It’s been a very busy last couple of weeks in my house so have had next to no time for my writing, or my blog. Seems I was just getting over Christmas and the New Year when I started another job which includes working weekends. Someone politely reminded me of the fact it will probably mean I’ll miss much of the upcoming Australia Day celebrations, a pity when its the one day I truly had looked foward to this year because it meant I didn’t have to lift a finger or do any cooking!
It’s a day when we “aussies’ get to let our hair down and join others in commemorating the establishment of the first settlement in 1788.
It is an opportunity for Australians to come together to celebrate their country and culture. There are reflections on the achievements of the nation and explorations of way to make the country even better in the future.All around the Central Coast of New South Wales (and the rest of Australia) events have been planned, so if I’m lucky I might just be able to squeeze in a fireworks display and possibly some fish and chips down by the beach.
Sounds pretty Australian and pretty good to me mate!
AUSTRALIA DAY– http://www.australiaday.org.au/
Australia Day on Sydney Harbour 2004
The meaning and significance of Australia Day have evolved over time. Unofficially, or historically, the date has also been variously named “Anniversary Day”, “Invasion Day”, “Foundation Day”, and “ANA Day”.26 January 1788 marked the proclamation of British sovereignty over the eastern seaboard of Australia (then known as New Holland) Although it was not known as Australia Day until over a century later, records of celebrations on 26 January date back to 1808, with the first official celebration of the formation of New South Wales held in 1818. On New Years Day 1901, the British colonies of Australia formed a Federation, marking the birth of modern Australia. A national day of unity and celebration was looked for. It was not until 1935 that all Australian states and territories had adopted use of the term “Australia Day” to mark the date, and not until 1994 that the date was consistently marked by a public holiday on that day by all states and territories.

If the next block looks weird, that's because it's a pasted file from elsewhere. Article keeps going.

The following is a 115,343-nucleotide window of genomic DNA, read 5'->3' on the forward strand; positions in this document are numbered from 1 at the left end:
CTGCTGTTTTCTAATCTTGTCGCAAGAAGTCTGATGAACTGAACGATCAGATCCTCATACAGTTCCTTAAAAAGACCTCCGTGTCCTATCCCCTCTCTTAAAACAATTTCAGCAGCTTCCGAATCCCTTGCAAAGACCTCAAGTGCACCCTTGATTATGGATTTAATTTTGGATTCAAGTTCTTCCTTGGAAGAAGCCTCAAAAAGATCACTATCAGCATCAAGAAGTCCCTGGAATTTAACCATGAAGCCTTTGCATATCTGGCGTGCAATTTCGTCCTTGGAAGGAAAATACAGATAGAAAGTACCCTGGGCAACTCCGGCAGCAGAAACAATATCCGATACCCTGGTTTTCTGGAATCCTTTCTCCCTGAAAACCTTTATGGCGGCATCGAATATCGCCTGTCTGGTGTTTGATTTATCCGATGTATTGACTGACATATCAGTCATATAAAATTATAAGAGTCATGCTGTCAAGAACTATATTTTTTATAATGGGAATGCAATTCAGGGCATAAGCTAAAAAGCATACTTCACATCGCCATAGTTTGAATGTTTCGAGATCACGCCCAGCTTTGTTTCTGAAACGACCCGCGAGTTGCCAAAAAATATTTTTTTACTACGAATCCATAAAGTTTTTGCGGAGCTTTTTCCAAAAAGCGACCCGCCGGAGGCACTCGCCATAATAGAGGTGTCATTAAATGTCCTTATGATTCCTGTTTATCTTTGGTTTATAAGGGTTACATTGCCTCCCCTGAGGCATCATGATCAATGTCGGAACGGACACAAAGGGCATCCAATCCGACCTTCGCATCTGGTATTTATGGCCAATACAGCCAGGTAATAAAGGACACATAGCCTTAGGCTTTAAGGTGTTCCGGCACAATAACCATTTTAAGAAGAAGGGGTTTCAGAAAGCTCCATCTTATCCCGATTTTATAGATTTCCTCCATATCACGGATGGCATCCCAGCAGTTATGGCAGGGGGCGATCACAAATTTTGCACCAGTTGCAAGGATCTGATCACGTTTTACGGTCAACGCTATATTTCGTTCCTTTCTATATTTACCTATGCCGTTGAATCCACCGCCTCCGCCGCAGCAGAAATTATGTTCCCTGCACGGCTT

In contemporary Australia, the holiday is marked by the presentation of the Australian of the Year Awards on Australia Day Eve, announcement of the Australia Day Honours list and addresses from the Governor-General and Prime Minister. It is an official public holiday in every state and territory of Australia, unless it falls on a weekend in which case the following Monday is a public holiday instead. With community festivals, concerts and citizenship ceremonies, the day is celebrated in large and small communities and cities around the nation. Australia Day has become the biggest annual civic event in Australia.
(courtesy of Wikipedia)